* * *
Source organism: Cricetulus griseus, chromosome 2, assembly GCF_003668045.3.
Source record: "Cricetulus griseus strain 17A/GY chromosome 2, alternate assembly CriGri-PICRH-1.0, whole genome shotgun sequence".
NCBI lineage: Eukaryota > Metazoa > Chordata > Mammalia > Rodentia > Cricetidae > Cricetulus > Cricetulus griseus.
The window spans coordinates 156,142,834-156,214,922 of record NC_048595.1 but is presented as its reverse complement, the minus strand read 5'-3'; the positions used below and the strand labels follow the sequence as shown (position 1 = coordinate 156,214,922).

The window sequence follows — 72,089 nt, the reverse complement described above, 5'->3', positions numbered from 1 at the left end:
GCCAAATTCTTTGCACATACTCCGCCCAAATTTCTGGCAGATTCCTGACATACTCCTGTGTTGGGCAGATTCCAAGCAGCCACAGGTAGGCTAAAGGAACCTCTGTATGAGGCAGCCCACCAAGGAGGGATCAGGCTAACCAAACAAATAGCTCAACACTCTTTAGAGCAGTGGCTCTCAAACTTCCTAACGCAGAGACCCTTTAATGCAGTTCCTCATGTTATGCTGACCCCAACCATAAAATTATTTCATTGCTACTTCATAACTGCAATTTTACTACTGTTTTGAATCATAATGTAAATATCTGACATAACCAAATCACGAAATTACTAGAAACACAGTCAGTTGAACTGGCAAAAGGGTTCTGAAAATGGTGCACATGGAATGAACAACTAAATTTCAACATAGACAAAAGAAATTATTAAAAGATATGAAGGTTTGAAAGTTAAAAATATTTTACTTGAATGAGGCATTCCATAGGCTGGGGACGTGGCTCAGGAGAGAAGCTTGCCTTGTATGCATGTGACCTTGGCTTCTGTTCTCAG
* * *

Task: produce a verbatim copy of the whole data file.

Source organism: Cricetulus griseus, chromosome 2, assembly GCF_003668045.3.
Source record: "Cricetulus griseus strain 17A/GY chromosome 2, alternate assembly CriGri-PICRH-1.0, whole genome shotgun sequence".
NCBI lineage: Eukaryota > Metazoa > Chordata > Mammalia > Rodentia > Cricetidae > Cricetulus > Cricetulus griseus.
The window spans coordinates 156,142,834-156,214,922 of record NC_048595.1 but is presented as its reverse complement, the minus strand read 5'-3'; the positions used below and the strand labels follow the sequence as shown (position 1 = coordinate 156,214,922).

The window sequence follows — 72,089 nt, the reverse complement described above, 5'->3', positions numbered from 1 at the left end:
GCCAAATTCTTTGCACATACTCCGCCCAAATTTCTGGCAGATTCCTGACATACTCCTGTGTTGGGCAGATTCCAAGCAGCCACAGGTAGGCTAAAGGAACCTCTGTATGAGGCAGCCCACCAAGGAGGGATCAGGCTAACCAAACAAATAGCTCAACACTCTTTAGAGCAGTGGCTCTCAAACTTCCTAACGCAGAGACCCTTTAATGCAGTTCCTCATGTTATGCTGACCCCAACCATAAAATTATTTCATTGCTACTTCATAACTGCAATTTTACTACTGTTTTGAATCATAATGTAAATATCTGACATAACCAAATCACGAAATTACTAGAAACACAGTCAGTTGAACTGGCAAAAGGGTTCTGAAAATGGTGCACATGGAATGAACAACTAAATTTCAACATAGACAAAAGAAATTATTAAAAGATATGAAGGTTTGAAAGTTAAAAATATTTTACTTGAATGAGGCATTCCATAGGCTGGGGACGTGGCTCAGGAGAGAAGCTTGCCTTGTATGCATGTGACCTTGGCTTCTGTTCTCAG